Balancing the Scales: What Justice40 Means to Me

Climate Change

By Jo’De Cummings, Technical Program Coordinator, Southface Institute 

On January 27, 2021, President Biden signed Executive Order 14008, “Tackling the Climate Crisis at Home and Abroad,” that created a governmentwide Justice40 Initiative. This initiative aims to deliver 40% of the overall benefits of federal investments in climate and clean energy to disadvantaged communities. It is incredible progressive reform that can revitalize these communities in multiple ways.  


First, the cost savings from sustainability improvements have the potential to pay massive dividends toward providing additional resources, like more funding for school systems and transportation. Cities can invest in the interests of their residents, whether fresh food centers, safety improvements, beautification, or other such programs are needed. Then, the improvements themselves can contribute to a higher quality of life. People can become healthier as they start to benefit from fresher air, cleaner water, and less stress from disproportionately high energy bills. Studies have shown, time and time again, that when local government can meet the needs of their people, entire ecosystems will begin to thrive!  


What’s most striking about the Justice40 initiative is that the core of its policy is not new and historical efforts have proven that uplifting communities empowers communities. In fact, a similar policy was suggested in 1865: General William T. Sherman’s Special Field Order No. 15, commonly known as “40 Acres and a Mule.” This initiative was born out of the ideas of 20 leaders of the Black community in Savannah, Georgia. It aimed to redistribute 400,000 acres of land formerly owned by members of the Confederacy to newly freed Black people who were formerly enslaved. The idea spread like wildfire, and the spark of hope that it held was instantaneous! “The freedmen hastened to take advantage of the Order.” Baptist minister Ulysses L. Houston, a member of the group that met with Sherman, led 1,000 Black people to Skidaway Island, Georgia, where they established a self-governing community with Houston as the “Black governor.” And by June, “40,000 freedmen had been settled on 400,000 acres of ‘Sherman Land.’” 


As a Black woman myself, when I recount this history, I can only beam with pride. I can see just how much freedom lies in the ability to actualize change. When my people were given a fighting chance, and the scales of power and justice were balanced, if only for a moment, they took it and used their talents to build a better life for themselves. Community engagement soared because they believed they could live the American dream that they deserved to realize. Now, with the Justice40 Initiative, the same thing can happen. It can strip away the blindfold that resides on Lady Justice and finally provide the equity that marginalized communities need.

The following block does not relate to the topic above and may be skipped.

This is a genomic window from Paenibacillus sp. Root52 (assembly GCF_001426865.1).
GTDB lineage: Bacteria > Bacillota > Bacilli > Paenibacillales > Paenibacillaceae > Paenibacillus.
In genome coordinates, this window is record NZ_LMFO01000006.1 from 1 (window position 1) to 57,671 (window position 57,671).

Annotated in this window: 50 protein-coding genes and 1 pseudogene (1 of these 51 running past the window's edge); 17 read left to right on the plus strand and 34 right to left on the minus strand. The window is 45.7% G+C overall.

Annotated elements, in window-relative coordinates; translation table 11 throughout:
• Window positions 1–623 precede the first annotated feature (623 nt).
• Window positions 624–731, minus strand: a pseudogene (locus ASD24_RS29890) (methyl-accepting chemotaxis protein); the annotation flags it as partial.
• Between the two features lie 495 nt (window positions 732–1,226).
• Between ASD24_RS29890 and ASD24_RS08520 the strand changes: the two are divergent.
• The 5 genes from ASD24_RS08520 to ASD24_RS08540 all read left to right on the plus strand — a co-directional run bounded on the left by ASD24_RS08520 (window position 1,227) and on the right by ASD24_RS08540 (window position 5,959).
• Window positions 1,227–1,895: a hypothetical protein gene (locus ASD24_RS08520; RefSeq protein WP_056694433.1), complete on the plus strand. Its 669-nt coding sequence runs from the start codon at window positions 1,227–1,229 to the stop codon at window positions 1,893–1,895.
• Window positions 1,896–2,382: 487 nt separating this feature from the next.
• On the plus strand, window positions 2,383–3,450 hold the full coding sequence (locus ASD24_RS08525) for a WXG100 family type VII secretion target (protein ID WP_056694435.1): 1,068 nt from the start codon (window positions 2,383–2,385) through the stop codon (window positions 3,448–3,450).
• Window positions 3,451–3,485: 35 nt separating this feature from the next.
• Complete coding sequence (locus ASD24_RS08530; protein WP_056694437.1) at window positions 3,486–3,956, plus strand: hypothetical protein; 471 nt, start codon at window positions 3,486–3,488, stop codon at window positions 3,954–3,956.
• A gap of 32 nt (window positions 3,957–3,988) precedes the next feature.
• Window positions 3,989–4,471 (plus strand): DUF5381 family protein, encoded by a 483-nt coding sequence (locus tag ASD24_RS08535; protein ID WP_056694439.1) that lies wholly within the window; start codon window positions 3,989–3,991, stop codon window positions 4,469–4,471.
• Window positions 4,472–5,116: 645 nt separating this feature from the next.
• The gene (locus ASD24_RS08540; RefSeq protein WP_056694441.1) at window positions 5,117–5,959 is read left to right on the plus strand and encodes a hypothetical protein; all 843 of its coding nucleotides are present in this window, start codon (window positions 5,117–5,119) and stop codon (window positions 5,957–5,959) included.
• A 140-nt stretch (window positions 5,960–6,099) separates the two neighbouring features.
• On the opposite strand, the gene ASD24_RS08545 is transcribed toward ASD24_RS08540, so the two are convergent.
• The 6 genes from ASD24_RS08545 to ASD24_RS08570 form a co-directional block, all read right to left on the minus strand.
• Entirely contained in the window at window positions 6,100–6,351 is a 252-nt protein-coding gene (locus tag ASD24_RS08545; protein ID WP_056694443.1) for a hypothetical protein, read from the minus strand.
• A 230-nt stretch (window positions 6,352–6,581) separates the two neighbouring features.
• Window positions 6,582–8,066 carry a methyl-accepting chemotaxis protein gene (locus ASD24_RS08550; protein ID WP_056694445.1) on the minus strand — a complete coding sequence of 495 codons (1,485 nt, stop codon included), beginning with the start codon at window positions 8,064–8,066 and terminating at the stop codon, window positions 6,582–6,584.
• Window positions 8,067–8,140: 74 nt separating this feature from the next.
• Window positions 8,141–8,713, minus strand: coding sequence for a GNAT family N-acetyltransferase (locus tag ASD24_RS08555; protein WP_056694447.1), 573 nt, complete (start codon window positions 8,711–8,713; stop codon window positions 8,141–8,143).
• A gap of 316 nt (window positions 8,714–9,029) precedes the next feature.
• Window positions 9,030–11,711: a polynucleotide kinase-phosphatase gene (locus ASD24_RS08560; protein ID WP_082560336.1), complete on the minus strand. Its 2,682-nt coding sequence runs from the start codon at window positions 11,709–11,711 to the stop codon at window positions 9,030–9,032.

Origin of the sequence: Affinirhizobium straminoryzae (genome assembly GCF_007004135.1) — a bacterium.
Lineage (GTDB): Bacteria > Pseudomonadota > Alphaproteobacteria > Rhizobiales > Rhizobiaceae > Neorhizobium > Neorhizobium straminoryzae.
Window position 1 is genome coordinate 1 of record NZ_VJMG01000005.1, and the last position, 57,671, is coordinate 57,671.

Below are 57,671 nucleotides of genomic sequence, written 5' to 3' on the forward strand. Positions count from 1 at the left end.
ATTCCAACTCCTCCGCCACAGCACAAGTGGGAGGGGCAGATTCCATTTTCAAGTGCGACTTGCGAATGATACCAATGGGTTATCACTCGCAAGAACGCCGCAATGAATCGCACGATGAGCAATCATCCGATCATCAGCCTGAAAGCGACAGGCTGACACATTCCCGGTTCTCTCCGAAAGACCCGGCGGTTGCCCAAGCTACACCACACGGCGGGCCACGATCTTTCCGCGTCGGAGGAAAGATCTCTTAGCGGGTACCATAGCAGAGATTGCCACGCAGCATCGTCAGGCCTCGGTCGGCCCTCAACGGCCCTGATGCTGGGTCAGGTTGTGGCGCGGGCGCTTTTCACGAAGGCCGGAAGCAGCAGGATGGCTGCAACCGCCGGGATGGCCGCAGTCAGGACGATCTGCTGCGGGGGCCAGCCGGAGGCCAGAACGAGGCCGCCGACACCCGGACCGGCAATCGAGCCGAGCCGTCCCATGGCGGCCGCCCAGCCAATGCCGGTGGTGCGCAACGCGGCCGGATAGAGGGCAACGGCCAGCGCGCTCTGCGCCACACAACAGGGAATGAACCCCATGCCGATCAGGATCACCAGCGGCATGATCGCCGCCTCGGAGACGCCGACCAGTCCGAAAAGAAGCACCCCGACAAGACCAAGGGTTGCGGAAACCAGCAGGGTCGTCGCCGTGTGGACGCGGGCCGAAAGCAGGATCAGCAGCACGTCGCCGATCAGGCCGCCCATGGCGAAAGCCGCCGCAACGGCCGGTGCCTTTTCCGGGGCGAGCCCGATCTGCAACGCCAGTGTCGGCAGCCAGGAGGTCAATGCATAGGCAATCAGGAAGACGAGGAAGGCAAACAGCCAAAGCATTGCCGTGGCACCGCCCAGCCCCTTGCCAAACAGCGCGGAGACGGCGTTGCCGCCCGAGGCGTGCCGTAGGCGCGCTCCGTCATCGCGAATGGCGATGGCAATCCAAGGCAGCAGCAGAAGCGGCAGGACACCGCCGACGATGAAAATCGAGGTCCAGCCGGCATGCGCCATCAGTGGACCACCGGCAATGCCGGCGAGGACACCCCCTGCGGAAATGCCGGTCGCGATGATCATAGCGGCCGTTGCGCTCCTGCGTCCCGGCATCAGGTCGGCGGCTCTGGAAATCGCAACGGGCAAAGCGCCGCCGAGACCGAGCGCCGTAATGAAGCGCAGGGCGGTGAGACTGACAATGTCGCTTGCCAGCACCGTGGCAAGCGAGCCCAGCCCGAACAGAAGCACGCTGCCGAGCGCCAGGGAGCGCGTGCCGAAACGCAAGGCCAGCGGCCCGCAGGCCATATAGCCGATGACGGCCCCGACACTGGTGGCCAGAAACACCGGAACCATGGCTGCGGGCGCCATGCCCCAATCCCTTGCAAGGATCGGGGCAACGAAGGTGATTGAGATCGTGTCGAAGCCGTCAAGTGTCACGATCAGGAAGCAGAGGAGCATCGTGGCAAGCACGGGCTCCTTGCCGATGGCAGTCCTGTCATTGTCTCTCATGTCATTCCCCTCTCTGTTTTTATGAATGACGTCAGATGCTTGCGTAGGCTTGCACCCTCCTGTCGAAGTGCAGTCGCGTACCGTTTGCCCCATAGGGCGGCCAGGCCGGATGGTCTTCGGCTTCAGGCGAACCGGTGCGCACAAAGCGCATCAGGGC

Disadvantaged communities exist for a reason. They tend to be communities of color who have suffered at the hand of economic disparities and systemic racism. When we’ve asked for justice and change, in the past and in the present, radical policies turn up empty when the balance of power shifts. Andrew Johnson, who was Lincoln’s successor and a sympathizer with the South, overturned “40 Acres and a Mule” in the fall of 1865. That empty promise left millions of Black Americans without a means to build wealth and left them vulnerable to the discrimination they would later face during the Jim Crow era. But this cannot afford to happen with the Justice40 Initiative, and I believe that if we all understand how important it is, we will all play our part to make its impact last.  


Unfortunately, the way we experience climate change and the way we combat climate change look very different based on the color of our skin. You can see the evidence across the nation. For example, Black communities that experience economic inequities are disproportionately exposed to pollution because they live within a half mile of natural gas facilities. These facilities and other manufacturing factories may be supplying a source of income, but they have drastic impacts on people’s health. In fact, over one million Black people face a “cancer risk above EPA’s level of concern” due to unclean air. Native American tribes whose diet and economy rely on seafood face more risks because of ocean acidification. Then when it comes to natural disasters, people of color with lower socioeconomic status are more likely to suffer from the consequences of tropical storms due to inadequate infrastructure and lack of proper insurance. This isn’t to say that progress has not been made; rather, this highlights the gaps of inequality that the collective “we” must address.  


I urge us to continue to be advocates and leaders under the banner of Justice40. Along with its benefits to the climate and our economy is its motivation for our nation to provide equity to communities we often overlook. I think Justice40 is a policy that has true justice in mind, and I think it will drive us to a future that is healthier, more sustainable, and full of hope. If I have to shout it from the mountaintop, I will, because the Justice40 Initiative is more than a vehicle for funding; it is an echo of promises being fulfilled and a beacon of necessary progress to come.  


Additional Resources 

White House Statement –  

The Solutions Project Justice40 Accelerator – 

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